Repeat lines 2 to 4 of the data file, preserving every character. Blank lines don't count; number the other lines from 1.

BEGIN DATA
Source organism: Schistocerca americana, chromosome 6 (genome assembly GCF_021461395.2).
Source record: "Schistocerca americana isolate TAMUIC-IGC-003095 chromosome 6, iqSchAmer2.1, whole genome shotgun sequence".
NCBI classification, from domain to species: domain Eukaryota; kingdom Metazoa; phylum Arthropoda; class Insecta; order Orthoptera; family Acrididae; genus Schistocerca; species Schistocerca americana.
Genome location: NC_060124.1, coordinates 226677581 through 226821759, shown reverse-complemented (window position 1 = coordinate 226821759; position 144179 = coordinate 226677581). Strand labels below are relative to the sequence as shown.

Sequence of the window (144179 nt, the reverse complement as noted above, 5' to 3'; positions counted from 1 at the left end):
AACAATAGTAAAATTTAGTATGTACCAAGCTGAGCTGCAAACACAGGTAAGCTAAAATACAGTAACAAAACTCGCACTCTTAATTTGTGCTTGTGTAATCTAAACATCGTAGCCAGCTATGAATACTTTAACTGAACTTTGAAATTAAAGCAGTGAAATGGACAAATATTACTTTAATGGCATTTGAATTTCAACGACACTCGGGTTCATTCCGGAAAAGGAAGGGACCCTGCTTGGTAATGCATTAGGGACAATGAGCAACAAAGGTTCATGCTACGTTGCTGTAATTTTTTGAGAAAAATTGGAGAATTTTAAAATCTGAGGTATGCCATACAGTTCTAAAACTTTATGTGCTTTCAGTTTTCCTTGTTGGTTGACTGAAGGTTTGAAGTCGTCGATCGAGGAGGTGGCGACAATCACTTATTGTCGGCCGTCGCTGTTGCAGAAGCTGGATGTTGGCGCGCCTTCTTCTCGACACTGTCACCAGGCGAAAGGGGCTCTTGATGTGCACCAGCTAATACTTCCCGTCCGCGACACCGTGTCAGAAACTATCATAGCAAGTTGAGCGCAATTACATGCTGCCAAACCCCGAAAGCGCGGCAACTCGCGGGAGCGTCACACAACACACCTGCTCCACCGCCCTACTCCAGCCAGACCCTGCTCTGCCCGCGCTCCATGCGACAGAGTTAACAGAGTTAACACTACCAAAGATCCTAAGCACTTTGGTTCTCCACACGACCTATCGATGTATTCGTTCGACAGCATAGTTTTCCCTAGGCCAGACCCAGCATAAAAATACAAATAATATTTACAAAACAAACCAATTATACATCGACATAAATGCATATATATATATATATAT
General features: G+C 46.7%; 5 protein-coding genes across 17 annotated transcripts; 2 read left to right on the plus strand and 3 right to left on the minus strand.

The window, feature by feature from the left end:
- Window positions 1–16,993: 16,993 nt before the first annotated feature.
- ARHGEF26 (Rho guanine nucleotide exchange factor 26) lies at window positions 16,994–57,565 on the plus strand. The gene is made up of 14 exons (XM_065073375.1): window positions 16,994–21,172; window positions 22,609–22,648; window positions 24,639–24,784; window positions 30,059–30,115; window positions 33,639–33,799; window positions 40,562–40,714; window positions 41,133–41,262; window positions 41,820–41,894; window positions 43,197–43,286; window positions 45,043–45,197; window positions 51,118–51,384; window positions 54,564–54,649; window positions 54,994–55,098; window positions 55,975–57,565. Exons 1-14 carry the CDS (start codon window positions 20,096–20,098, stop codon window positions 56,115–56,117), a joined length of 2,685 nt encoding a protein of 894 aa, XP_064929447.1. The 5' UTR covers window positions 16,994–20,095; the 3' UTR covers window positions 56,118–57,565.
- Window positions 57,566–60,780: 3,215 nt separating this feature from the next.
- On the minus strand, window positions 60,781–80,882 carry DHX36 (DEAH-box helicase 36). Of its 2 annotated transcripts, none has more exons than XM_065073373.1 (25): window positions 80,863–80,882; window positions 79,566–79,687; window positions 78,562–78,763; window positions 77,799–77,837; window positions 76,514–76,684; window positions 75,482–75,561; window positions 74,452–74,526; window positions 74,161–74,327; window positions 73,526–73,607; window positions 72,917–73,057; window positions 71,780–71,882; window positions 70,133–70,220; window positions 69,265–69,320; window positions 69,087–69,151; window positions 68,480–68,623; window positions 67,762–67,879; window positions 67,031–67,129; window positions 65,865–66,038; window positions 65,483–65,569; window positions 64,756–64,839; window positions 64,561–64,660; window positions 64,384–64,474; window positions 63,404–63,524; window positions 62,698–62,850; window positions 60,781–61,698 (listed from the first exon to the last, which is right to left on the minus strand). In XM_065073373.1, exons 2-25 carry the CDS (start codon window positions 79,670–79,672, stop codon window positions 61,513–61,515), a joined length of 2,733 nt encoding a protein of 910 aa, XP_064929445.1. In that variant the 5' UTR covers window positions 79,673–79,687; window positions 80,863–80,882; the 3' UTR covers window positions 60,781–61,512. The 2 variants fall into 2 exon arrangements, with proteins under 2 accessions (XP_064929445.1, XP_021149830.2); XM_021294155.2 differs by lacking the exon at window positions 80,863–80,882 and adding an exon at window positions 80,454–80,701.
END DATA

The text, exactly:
Source record: "Schistocerca americana isolate TAMUIC-IGC-003095 chromosome 6, iqSchAmer2.1, whole genome shotgun sequence".
NCBI classification, from domain to species: domain Eukaryota; kingdom Metazoa; phylum Arthropoda; class Insecta; order Orthoptera; family Acrididae; genus Schistocerca; species Schistocerca americana.
Genome location: NC_060124.1, coordinates 226677581 through 226821759, shown reverse-complemented (window position 1 = coordinate 226821759; position 144179 = coordinate 226677581). Strand labels below are relative to the sequence as shown.